After Duncan's address, the convention debated the APO-Province III resolution. The first to speak against the resolution was the Very Rev. George Werner, former president of the House of Deputies, who said that he did not "approve" of this action and was disappointed that he was only allotted two and a half minutes to speak on such an important issue.

He told the convention that the strategy pursued by the diocese had made him an "outsider."

The convention later unanimously approved a resolution from the floor expressing its thanks for the service of Werner as president of the House of Deputies from 2000-2006, saying he served with "integrity, wisdom and abundant grace."

The Rev. David Wilson, who supported the APO-Province III resolution, offered a substitute resolution, which passed 97 yes and 14 no with three abstentions in the clergy order and 117 yes and 40 no in the lay order with seven abstentions.

The substitute removed the original's connection of the diocese's withdrawal of consent to membership in Province III with a stated desire to seek the "emergence of a new Tenth Province of the Episcopal Church which is fully Windsor compliant, positioned with that part of the Episcopal Church determined to maintain constituent status in the Anglican Communion."

The substitute also removed a provision in the original that committed Duncan and the Standing Committee to "work with and care for all the congregations of the Episcopal Diocese of Pittsburgh to prosper their local mission regardless of whether they remain in ‘constituent' status or might elect otherwise."

A resolution Wilson offered from the floor the next day called on Duncan and the Diocesan Council to accommodate the congregations who do not agree with the diocese's stance. It passed unanimously on a standing vote.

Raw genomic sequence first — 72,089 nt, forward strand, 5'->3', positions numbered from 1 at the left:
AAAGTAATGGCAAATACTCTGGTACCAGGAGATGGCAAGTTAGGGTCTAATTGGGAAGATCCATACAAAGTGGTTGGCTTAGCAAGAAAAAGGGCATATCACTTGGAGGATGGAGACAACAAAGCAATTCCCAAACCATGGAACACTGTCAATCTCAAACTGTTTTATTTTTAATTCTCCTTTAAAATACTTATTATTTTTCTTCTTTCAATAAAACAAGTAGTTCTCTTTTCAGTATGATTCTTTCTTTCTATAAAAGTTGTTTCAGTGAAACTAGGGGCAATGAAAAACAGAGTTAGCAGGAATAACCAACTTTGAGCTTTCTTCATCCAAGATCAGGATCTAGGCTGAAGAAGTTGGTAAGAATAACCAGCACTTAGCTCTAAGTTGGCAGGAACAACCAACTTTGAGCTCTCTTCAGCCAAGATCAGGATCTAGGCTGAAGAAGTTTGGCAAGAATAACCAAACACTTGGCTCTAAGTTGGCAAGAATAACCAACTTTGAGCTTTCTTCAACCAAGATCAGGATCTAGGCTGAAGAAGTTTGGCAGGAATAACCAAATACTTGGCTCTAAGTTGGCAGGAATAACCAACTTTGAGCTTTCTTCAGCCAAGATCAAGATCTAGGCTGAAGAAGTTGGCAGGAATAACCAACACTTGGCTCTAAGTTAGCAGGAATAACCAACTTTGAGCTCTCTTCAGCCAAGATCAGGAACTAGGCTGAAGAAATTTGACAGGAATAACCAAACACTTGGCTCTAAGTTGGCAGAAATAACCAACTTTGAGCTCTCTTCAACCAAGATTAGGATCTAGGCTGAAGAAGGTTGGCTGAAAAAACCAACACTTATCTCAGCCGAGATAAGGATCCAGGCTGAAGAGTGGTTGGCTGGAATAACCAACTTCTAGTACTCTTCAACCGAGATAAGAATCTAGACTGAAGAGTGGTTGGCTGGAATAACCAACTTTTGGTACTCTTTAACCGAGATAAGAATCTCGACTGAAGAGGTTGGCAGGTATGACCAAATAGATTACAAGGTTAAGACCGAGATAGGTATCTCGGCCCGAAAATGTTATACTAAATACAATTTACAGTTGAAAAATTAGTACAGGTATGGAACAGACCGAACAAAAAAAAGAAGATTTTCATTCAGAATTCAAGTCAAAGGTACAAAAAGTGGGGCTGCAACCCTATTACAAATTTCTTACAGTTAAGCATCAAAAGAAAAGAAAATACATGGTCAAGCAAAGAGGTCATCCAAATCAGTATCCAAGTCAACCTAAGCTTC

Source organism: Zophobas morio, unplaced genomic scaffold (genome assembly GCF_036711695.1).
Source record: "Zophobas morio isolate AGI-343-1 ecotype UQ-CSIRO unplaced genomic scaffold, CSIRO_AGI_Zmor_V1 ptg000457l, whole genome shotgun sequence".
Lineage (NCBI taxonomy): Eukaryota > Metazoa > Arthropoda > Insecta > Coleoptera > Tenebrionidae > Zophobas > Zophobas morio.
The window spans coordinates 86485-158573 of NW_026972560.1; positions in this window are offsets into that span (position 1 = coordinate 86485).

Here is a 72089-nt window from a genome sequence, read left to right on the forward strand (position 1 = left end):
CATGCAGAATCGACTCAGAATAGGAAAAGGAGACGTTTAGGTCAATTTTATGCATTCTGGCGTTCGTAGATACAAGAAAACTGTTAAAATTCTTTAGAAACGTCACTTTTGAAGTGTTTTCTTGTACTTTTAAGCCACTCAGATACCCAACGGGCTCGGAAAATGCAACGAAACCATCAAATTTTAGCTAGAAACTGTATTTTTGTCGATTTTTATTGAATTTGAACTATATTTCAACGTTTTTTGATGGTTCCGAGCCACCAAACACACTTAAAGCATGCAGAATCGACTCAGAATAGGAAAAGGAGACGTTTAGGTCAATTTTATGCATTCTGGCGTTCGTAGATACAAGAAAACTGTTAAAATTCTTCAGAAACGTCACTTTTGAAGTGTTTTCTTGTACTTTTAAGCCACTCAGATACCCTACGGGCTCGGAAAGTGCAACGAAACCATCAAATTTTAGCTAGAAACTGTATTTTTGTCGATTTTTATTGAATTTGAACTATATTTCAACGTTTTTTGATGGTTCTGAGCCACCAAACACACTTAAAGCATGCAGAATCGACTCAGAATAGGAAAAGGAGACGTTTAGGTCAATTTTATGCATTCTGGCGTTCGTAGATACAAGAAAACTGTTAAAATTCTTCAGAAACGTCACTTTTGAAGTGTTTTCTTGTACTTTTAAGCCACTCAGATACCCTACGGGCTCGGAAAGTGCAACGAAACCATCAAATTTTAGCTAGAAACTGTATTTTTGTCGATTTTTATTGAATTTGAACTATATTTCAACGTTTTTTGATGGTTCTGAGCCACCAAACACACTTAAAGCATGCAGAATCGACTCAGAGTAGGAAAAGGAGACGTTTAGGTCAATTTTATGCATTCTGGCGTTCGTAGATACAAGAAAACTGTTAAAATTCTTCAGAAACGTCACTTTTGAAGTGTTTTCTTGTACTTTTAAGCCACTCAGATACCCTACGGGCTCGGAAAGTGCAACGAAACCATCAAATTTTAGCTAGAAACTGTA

During the November 3 debate, it was noted that the diocese had originally asked in June for APO, then asked for the appointment of a "commissary" in the July 20 appeal made to the Archbishop of Canterbury by the dioceses of Pittsburgh, Central Florida, Dallas, Fort Worth, San Joaquin, South Carolina, and Springfield, and was now asking again for APO. Duncan reportedly did not respond to those changes during the convention debate.

(A commissary is a kind of overseer used by the Bishop of London for the colonies which later became the United States and then left the Church of England. The Diocese of Quincy has since joined the APO request. In September, Dallas Bishop Jim Stanton confirmed that his diocese had withdrawn from the July 20 request.)

The text of the approved Pittsburgh resolution is available here. The text of the original resolution is available here.

"For those who don't agree with the direction of the Diocese of Pittsburgh, Duncan has approved visitations by alternative bishops to perform confirmations and other services in those congregations," said Peter Frank, director of communications for the diocese.

"The bishop recognizes there is work to do to heal our divisions," Frank continued. "A priority is to heal divisions and to not repeat mistakes as we move forward. Things have happened that didn't need to happen."

"Today's actions are clearly illegal under the canon law of our church," said Joan R. Gundersen, president of Progressive Episcopalians of Pittsburgh (PEP), a group opposed to the APO-Province III resolution.

"The constitution and canons of the Episcopal Church allow for only one Presiding Bishop, one House of Bishops, and require the General Convention to approve any change in provincial assignments. This diocese is asking individuals outside the Episcopal Church to intervene where they have no authority," Gundersen said.

PEP also criticized the convention's refusal to allow congregations who do not support the diocese's stance to form their own district in the diocese and to allow those congregations to avoid supporting the Network of Anglican Communion Dioceses and Parishes through their diocesan assessment.

More information about the Pittsburgh convention is available here.

The Diocese of Pittsburgh comprises about 20,300 Episcopalians worshipping in 68 congregations.